What Can You Do With a Teaching Degree Besides Teach?

Teachers flee the field at an alarmingly high rate. Approximately 1 out of 5 new teachers quit within three years; that number jumps to around 50 percent for educators in urban areas. These are scary statistics, especially if you’re pursuing an online degree for teaching. Luckily, there are hundreds of jobs you can do with a teaching degree, even if you decide working as a teacher isn’t the right choice for you.

Quick Read:
Teaching has a high turnover rate, but don’t let that deter you from obtaining a teaching degree from an online learning program. If your career as a teacher doesn’t pan out as expected, you can become an online tutor, paraprofessional, lesson plan creator, textbook author, or admissions coordinator. Keep reading to learn more about what you can do with your teaching degree if managing your own classroom fails.

Check Out These Fulfilling Jobs You Can Do With a Teaching Degree.

Online Tutor

Do you prefer working one-on-one with students rather than teaching concepts to a large group? Maybe you’re more suited to working from home than in a classroom. Consider a career as an online tutor. An online tutor helps students from kindergarten to college grasp tricky techniques and confusing concepts for subjects such as English, math, and science. You can specialize in a specific subject or offer general tutoring services.

Some companies accept tutors without postsecondary training, but many require a Bachelor’s or Master’s degree. You can earn these degrees at an online university or a brick-and-mortar college.


Working with special needs children can be challenging, but it’s also incredibly rewarding. If you enjoy helping kids reach their full potential, consider a career as a paraprofessional, often referred to as a para. As a para, you may work alone in a resource room with at-risk or special-needs kids, or you may provide support in a regular classroom. Duties may include:

  • Attending IEP meetings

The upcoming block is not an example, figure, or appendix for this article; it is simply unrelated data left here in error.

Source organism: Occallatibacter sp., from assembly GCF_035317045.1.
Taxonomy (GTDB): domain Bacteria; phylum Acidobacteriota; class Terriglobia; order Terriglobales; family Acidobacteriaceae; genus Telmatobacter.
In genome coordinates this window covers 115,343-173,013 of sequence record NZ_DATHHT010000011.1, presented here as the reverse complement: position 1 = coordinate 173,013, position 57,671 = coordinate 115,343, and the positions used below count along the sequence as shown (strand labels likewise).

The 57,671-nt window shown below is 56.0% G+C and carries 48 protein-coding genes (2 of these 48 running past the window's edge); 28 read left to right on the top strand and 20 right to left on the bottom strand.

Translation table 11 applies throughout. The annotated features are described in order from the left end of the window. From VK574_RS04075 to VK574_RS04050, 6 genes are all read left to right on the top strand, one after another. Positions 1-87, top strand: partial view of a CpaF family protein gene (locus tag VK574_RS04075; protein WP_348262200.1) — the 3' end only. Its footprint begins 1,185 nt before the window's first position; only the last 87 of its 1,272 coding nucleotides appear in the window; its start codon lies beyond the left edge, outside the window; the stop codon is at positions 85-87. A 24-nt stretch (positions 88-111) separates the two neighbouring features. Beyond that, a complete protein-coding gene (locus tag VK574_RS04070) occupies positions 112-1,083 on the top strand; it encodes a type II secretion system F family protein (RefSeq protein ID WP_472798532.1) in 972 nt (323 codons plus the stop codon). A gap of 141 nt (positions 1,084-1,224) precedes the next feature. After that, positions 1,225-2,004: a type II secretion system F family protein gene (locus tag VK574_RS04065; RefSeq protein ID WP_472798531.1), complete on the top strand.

• Assisting with classwork or homework
  • Proctoring exams or quizzes
  • Joining students on field trips or other special events
  • Riding the bus to and/or from school with special-needs kids
  • Creating or reviewing lesson plans

You may not need a college degree to become a paraprofessional in some states. However, a degree may help improve your salary. For example, paras in New York may earn more than the minimum pay rate if they have college credits or previous classroom experience.

Lesson Plan Creator

Do you have a knack for transforming dull topics into engaging lectures? Put your skills to use by pursuing a career as a lesson plan creator, also referred to as a lesson plan coordinator or designer. As with tutoring, you can focus on a preferred subject or create general plans.

You may work directly for a company when you create lesson plans, or you might opt for self-employment. Self-employed lesson plan creators sell their work by putting it on teaching sites or by contacting education professionals. You can also create your own website and post plans there.

Textbook Author

Even with the rise in digital learning, many students still get course information from textbooks. Textbook authors draft educational content for online courses or traditional schools. You may work alone, writing an entire book from start to finish, or you might tackle a few chapters as part of a textbook-writing team. This is a great career if you are detail-oriented and don’t mind carefully researching facts.

Admissions Coordinator

If you are pursuing a teaching degree, you probably realize the importance of education. However, you may prefer helping students reach their educational goals without directly teaching them new concepts. If that’s the case, apply for a position as an admissions coordinator. You can help potential students get into private schools or public universities by explaining the enrollment process, administering skill tests, or discussing financial aid options.

You don’t become automatically trapped inside a single box when you earn a teaching degree. Even if teaching students directly isn’t for you, there are still options that keep you involved with students’ learning. You may find that your calling is working behind the scenes rather than running a classroom.